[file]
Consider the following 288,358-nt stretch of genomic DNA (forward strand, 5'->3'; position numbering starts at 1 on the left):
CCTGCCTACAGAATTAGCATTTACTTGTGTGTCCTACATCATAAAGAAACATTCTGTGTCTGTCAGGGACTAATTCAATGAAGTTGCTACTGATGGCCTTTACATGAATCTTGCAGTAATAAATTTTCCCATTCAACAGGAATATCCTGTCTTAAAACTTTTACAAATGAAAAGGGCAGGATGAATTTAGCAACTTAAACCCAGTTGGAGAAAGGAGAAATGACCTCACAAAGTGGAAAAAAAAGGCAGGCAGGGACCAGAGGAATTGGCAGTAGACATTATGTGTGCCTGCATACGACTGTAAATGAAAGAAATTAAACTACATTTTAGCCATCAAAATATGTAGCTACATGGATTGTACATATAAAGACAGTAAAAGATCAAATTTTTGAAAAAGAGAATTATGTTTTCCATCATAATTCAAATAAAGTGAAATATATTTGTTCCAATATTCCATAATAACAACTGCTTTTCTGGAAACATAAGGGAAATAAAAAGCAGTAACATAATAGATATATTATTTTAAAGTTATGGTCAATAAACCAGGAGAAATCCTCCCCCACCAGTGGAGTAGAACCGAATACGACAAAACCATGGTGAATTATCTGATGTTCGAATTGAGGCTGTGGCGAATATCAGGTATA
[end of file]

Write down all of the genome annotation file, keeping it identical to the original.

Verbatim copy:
Consider the following 288,358-nt stretch of genomic DNA (forward strand, 5'->3'; position numbering starts at 1 on the left):
CCTGCCTACAGAATTAGCATTTACTTGTGTGTCCTACATCATAAAGAAACATTCTGTGTCTGTCAGGGACTAATTCAATGAAGTTGCTACTGATGGCCTTTACATGAATCTTGCAGTAATAAATTTTCCCATTCAACAGGAATATCCTGTCTTAAAACTTTTACAAATGAAAAGGGCAGGATGAATTTAGCAACTTAAACCCAGTTGGAGAAAGGAGAAATGACCTCACAAAGTGGAAAAAAAAGGCAGGCAGGGACCAGAGGAATTGGCAGTAGACATTATGTGTGCCTGCATACGACTGTAAATGAAAGAAATTAAACTACATTTTAGCCATCAAAATATGTAGCTACATGGATTGTACATATAAAGACAGTAAAAGATCAAATTTTTGAAAAAGAGAATTATGTTTTCCATCATAATTCAAATAAAGTGAAATATATTTGTTCCAATATTCCATAATAACAACTGCTTTTCTGGAAACATAAGGGAAATAAAAAGCAGTAACATAATAGATATATTATTTTAAAGTTATGGTCAATAAACCAGGAGAAATCCTCCCCCACCAGTGGAGTAGAACCGAATACGACAAAACCATGGTGAATTATCTGATGTTCGAATTGAGGCTGTGGCGAATATCAGGTATA